Quote of the Day: Life is but a walking shadow, a poor Player that struts and frets his hour upon the stage, And then is heard no more; It is a Tall Tale, Told by an Idiot, full of Sound and Fury, Signifying nothing. William Shakespeare, Macbeth, Act V, Scene V (Macbeth).

Grim quote as Macbeth reflects on his wicked life. Shakespeare’s Scottish play is about power and the extremes that people will go to obtain it. Is there not a more powerful and plotting character as Lady Macbeth? She is the neck that turns the head, and hand, of her husband, so that they will sit on the thrown. I was completely swept up in the telling of this story. How could you avoid it in such an intimate setting? When Lady Macbeth brings out her box of treasures and reveals her plot, I was literally two feet away from her. Sarah Nargang plays this iconic character with such force. I was a little afraid to be so close to her. Michael Kelley plays her husband, Macbeth. He’s strong and ambitious in his own right, and Lady Macbeth uses her leverage to push him to extremes to gain power. We can see the conflict on Macbeth (Michael’s) face as he wrestles with the dirty deed. And, once done, he is haunted by it.

Sarah Nargang as Lady MacBeth, Wayward Theatre Company, James J Hill House. Photo by Blkk Hand

I put Wayward Theatre’s production of Macbeth on my calendar as soon as I heard about it. I saw them perform Tatuffe and Hamlet at the Hill House, and was immersed in those performances. The James J. Hill House, in its Gothic style, dark hallways, and several floors to explore, and hide in, is a fantastic setting for this play filled with schemes, secrets, and sinister actions. From the moment you walk in the doors, you’re immersed in the play. The guides might talk to you. Go ahead and answer them. If they ask you to follow them, go, you might get to experience a bonus scene. One of the women in our party disappeared for a while during intermission. My friend Joanna grabbed my arm and said, “Don’t leave me!” So, yes, it is also a little creepy experiencing this play in a dark, old, mansion with many nooks and crannies to explore and hide in!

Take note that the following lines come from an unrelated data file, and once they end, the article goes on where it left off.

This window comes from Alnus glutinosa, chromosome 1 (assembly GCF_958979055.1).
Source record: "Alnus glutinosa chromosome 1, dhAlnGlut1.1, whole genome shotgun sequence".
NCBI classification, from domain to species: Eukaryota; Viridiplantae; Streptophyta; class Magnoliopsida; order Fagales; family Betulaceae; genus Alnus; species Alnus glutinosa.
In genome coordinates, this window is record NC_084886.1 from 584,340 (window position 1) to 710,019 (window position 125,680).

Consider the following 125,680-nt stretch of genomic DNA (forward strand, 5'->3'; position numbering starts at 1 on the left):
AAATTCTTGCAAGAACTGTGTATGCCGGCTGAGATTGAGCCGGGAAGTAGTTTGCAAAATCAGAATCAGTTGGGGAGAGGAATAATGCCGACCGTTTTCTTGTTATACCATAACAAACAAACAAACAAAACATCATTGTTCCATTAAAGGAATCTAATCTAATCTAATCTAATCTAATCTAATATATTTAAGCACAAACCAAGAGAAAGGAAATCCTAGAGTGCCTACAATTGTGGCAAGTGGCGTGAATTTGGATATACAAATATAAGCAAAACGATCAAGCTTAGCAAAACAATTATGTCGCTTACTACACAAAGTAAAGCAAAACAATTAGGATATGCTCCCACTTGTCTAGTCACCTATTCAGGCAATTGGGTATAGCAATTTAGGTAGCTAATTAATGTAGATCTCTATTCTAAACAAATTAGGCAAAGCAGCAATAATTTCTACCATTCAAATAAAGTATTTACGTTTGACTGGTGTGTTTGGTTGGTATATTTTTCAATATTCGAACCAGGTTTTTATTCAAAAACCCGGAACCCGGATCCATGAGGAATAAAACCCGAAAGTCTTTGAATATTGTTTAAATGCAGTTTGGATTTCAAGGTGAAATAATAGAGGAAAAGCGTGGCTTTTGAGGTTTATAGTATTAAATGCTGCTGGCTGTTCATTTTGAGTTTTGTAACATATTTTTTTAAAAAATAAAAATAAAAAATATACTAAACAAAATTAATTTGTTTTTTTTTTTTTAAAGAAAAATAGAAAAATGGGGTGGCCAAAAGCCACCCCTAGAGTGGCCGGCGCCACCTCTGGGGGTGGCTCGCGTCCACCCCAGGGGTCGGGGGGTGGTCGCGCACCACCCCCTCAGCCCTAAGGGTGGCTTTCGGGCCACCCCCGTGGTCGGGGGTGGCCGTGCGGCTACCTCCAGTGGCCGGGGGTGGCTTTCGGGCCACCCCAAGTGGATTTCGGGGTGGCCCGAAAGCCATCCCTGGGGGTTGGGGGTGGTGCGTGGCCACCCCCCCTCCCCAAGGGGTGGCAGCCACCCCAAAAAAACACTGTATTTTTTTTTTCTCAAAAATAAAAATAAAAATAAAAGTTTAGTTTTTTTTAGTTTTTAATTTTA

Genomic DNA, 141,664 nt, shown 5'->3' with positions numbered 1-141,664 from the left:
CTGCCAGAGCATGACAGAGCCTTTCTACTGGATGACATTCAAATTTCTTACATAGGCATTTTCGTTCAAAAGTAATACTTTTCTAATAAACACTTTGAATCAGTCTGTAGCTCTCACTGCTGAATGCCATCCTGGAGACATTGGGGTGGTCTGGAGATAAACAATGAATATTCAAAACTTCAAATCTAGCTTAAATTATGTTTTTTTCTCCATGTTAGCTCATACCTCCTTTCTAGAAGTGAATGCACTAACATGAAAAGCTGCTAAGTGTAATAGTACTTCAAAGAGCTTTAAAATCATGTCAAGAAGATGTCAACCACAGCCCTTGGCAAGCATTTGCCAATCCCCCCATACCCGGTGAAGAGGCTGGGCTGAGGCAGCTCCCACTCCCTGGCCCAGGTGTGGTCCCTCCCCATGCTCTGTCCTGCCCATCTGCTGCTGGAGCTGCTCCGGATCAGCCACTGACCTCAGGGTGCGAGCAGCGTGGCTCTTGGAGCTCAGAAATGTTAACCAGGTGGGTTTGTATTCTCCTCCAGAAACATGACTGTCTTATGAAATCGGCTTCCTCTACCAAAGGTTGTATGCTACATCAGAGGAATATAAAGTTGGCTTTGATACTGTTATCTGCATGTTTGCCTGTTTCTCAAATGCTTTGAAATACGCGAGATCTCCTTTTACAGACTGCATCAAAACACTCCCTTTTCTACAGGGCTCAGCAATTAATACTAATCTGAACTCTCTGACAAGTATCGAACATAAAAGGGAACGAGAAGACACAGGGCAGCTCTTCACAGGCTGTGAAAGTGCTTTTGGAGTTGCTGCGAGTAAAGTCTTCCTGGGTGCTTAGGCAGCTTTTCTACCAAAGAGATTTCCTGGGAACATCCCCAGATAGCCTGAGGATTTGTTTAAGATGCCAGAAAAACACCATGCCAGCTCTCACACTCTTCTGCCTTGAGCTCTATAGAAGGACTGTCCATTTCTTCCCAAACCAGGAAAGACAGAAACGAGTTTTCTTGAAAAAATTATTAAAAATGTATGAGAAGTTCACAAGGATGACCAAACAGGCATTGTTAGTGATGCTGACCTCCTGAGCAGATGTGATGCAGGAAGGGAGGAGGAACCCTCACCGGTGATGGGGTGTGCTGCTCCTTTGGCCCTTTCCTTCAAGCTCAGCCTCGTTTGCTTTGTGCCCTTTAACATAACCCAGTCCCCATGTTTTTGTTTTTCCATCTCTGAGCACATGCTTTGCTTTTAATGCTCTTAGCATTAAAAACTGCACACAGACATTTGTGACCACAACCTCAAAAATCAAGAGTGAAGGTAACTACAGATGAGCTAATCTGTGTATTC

The performance started in the waiting room, just off from where you check in on the main floor. Then, we went up to the 3rd floor (elevators are available for those who need them), where we saw the scene with the witches (Tina Frederickson, Allesandra Bongiardina, and Megan Doust). They are extra spooky in white cloaks that hid part of their faces, at times, and they moved together in ghosty choreography. “Something wicked this way comes!” Then, we entered a room that was an office and learned more of the battles and plots. Next, we moved to the 2nd floor, into the former bed chambers of Mary Hill, now the scene of Lady Macbeth as she waits for her husband and schemes with him. Then, onto the main floor’s music room.

Michael Kelley as Macbeth, Wayward Theatre Company, James J. Hill House. Photo by Blkk Hand

Some of us started at 7:00. The next group started at 7:30, but they catch up to us in the music room. While we were waiting, people could leave to use the restrooms, or visit quietly, while they provided a lovely musical interlude. Steven Zubich was on the piano, and Meghan Sherer sang standards from the 1940’s like I’ll be Seeing You, and As Time Goes By. The setting and costumes depict the 1940’s, although still set in Scotland, with war in the background. Steven also provided mood music at times during the performance. 

Once the 7:30 group caught up with us, we experienced the rest of the performance together – in the foyer, the dining room, and ended up in the basement. It’s a performance that sent a few chills down my spine. With the actors mere feet in front of you, you can’t miss the subtlety of each line and phrase and the facial expressions and body language. The fight scenes are well choreographed, and many patrons had wide-eyed expressions as they played out.

I love experiencing theater in unique ways in interesting locations. Macbeth is a terrific show to experience at the James J. Hill House in St. Paul during October-November, our spooky time of year (playing through November 17, 2019). The director, Tim McVean, puts us right into the action and used this amazing space so well. Some performances are already selling out. You can learn more and purchase tickets on the website for Wayward Theatre Company. 

James J. Hill House where the Wayward Theatre Company is performing Macbeth. Photo by Wayward

Go. Create. Inspire!

Journaling Prompt: Have you visited any creepy, old mansion? Where are they? I like exploring them even when there isn’t a play going on! They seem to hold so many stories inside all those nooks and crannies.